The idea to use chickens was Marine Chief Warrant Officer Stacy Jeambert's. Jeambert served in the Marines in the Gulf War and remembers buying five chickens to use as detectors. This time around he has ordered 250 from a local Kuwaiti supplier. "We've built a chicken coop and we're going to fatten them up so they're real healthy." A lot of people ask Jeambert "why chickens and not sheep, pigs or goats? The truth is they eat too much." What about pigeons or the classic canary? "You and I both know those birds are not that hardy and will try to fly away." Chickens, on the other hand, are more docile creatures. "I think it gives everyone a little more sense of comfort," says Jeambert. "The men are already joking that we'll have to give them medals for valor."

Observe the chickens of America, clucking towards Baghdad
By Drew Cullen, The Register

The birds and the bees
Remember those poor little canaries that miners took into the mines to serve as an early warning system? When the little creatures keeled over, miners knew it was time to leave before they, too, were asphyxiated. Well, Los Alamos National Laboratory has just announced that it will be watching bees for early signs of leaking radiation.

Mar 11, 2003 - In simpler times it was the canary. But today's avian suicide jockeys are chickens, which are to be press-ganged into service by the US Army when/if/when it invades Iraq.
No, they won't be packed with explosives - like the kamikaze camels of Afghanistan. Instead they will sit "in cages atop Humvees, used as early warning gas detectors," the BBC reports.
But are the chickens made of the right stuff? Early indications are not encouraging. "The US Army calls the strategy Operation Kuwaiti Field Chicken - or KFC - but the plan has been put on hold after 41 of the 43 chickens deployed to the Gulf died within a week of arrival."
So what about the Navy Seals? Or to be more precise, Navy Sea-Lions, 20 recruits, all graduates of the US Navy's Marine Mammal Programme in San Diego, California. And they beat the crap out of dolphins when it comes to marine warfare. Says the BBC. "the Navy opted to use sea lions because they are more manoeuvrable than their cetacean counterparts and better able to handle the higher temperatures in the region."
They will be earning their keep in the Gulf  "by protecting US and British warships against attacks from underwater saboteurs and mines".
There is a technology arms race out there. Keep up! ®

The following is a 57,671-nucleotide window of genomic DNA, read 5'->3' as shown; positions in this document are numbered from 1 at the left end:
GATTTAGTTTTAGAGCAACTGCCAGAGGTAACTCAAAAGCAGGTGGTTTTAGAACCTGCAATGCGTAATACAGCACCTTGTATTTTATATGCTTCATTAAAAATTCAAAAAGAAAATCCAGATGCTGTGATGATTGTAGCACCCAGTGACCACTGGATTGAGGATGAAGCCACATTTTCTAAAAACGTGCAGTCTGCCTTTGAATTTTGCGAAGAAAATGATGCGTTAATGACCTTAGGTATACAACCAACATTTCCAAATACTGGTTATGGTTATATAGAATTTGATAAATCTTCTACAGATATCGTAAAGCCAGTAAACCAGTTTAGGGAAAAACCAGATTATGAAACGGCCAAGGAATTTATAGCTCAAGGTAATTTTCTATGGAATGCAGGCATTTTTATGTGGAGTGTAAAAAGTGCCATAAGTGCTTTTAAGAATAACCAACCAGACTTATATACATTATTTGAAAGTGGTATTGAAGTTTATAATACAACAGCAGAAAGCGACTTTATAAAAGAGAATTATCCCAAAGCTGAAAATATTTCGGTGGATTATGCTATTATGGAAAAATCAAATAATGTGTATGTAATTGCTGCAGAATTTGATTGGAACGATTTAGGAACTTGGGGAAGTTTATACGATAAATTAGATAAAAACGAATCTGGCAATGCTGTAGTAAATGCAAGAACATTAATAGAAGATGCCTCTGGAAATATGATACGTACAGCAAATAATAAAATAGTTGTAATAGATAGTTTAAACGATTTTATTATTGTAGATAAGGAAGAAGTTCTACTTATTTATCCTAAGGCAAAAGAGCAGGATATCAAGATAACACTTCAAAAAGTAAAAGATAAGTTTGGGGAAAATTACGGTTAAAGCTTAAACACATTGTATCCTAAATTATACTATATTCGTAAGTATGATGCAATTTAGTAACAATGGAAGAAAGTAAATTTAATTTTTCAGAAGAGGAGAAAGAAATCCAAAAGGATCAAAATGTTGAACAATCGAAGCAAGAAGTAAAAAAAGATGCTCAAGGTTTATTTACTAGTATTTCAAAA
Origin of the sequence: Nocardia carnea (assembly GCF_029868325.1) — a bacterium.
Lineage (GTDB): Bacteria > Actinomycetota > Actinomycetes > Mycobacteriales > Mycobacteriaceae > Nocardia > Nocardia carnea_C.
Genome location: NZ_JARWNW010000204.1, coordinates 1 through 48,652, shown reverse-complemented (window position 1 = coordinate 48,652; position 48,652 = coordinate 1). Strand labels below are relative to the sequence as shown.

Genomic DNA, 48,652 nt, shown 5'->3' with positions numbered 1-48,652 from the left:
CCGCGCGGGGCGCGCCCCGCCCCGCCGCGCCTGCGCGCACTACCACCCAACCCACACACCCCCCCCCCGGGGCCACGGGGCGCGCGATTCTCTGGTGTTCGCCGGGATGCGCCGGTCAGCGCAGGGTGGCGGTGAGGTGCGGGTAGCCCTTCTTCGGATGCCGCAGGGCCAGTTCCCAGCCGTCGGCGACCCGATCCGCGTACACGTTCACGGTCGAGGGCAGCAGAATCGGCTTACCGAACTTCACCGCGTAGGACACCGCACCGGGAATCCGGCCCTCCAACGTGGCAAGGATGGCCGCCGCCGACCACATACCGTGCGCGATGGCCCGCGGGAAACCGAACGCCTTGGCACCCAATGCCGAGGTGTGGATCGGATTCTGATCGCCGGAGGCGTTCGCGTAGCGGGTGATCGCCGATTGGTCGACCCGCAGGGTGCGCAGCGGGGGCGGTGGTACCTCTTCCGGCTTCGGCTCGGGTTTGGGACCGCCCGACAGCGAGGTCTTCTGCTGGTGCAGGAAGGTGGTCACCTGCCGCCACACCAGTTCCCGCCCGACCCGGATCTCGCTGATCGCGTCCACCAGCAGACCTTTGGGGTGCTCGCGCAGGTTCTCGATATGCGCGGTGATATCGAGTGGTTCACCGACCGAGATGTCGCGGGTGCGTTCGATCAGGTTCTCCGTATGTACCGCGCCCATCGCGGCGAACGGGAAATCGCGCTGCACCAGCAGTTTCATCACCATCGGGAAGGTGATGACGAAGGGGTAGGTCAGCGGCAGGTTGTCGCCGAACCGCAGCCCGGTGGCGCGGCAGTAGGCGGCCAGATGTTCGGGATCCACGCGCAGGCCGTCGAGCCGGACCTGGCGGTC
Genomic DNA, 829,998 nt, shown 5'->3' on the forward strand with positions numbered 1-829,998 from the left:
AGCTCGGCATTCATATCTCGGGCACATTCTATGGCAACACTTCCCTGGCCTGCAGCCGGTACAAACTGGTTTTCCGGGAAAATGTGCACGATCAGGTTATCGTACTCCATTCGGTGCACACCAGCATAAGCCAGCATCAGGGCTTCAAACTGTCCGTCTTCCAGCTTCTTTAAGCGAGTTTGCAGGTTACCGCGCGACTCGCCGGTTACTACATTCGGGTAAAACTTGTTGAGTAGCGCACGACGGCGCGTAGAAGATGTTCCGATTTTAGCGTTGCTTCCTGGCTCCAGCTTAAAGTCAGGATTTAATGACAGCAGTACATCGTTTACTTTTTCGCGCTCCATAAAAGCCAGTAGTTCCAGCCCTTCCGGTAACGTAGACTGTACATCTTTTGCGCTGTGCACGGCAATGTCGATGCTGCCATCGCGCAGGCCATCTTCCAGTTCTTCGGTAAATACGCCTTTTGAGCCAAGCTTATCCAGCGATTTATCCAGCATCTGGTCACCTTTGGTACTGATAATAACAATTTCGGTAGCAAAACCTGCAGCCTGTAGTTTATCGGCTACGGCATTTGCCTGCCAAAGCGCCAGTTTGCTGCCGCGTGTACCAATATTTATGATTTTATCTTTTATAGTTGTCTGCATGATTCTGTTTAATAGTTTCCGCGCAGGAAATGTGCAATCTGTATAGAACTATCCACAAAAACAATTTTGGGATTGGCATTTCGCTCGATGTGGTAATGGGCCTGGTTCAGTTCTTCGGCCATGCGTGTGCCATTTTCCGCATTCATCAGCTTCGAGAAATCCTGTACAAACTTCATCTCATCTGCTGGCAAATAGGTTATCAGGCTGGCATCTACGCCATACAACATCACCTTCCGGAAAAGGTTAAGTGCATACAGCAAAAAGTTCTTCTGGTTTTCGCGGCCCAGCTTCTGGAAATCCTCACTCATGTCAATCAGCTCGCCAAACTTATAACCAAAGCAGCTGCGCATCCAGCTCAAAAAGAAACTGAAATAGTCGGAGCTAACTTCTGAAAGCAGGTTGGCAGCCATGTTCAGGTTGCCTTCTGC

Pidgeons in combat
Pidgeons in combat

Highly trained animals, birds
save lives in war time

(Laura Rauch / Associated Press, Apr 13, 2003)
Cpl. Scott Peck releases a pigeon in Baghdad, Iraq.
The Marines use pigeons to detect chemical attacks.
Marines of the 7th Regiment
brought in pigeons to take over
for the 42 chickens that died

By Siobhan McDonough, Associated Press, Apr 03, 2003
WASHINGTON — This materiel not only has bite, it's got plenty of bark. And beaks and bottle noses and feathers and flippers. Chickens, dogs, and dolphins have been given their marching orders to help protect U.S. troops in Iraq. Chickens defy death in cages atop U.S. military Humvees to detect a possible Iraqi chemical attack.
Well, some don't exactly defy death. Most expired after a short stint in the Iraqi desert — flu is suspected — and pigeons have taken their place.
Dogs, long used in warfare for scouting, relaying messages, and rescuing injured soldiers, are sniffing out bombs in Iraq. And dolphins Makai and Tacoma are helping to clear mines. Warfare has long depended on the fowl, the feathered, and the four-legged, whether they were elephants bearing javelin-throwers on the battlefields of the ancient world, camels spooking Byzantine cavalry horses with their pungent smell, or Spanish Conquistadores' mastiffs hunting down Peruvian Indians. "Without animals, historically, war as we know it would have been flat-out impossible," said Dennis Showalter, history professor at Colorado College. "If human beings had to carry the weight of food they ate, munitions they use, on their own backs and feet, we might have stayed closer to our homes."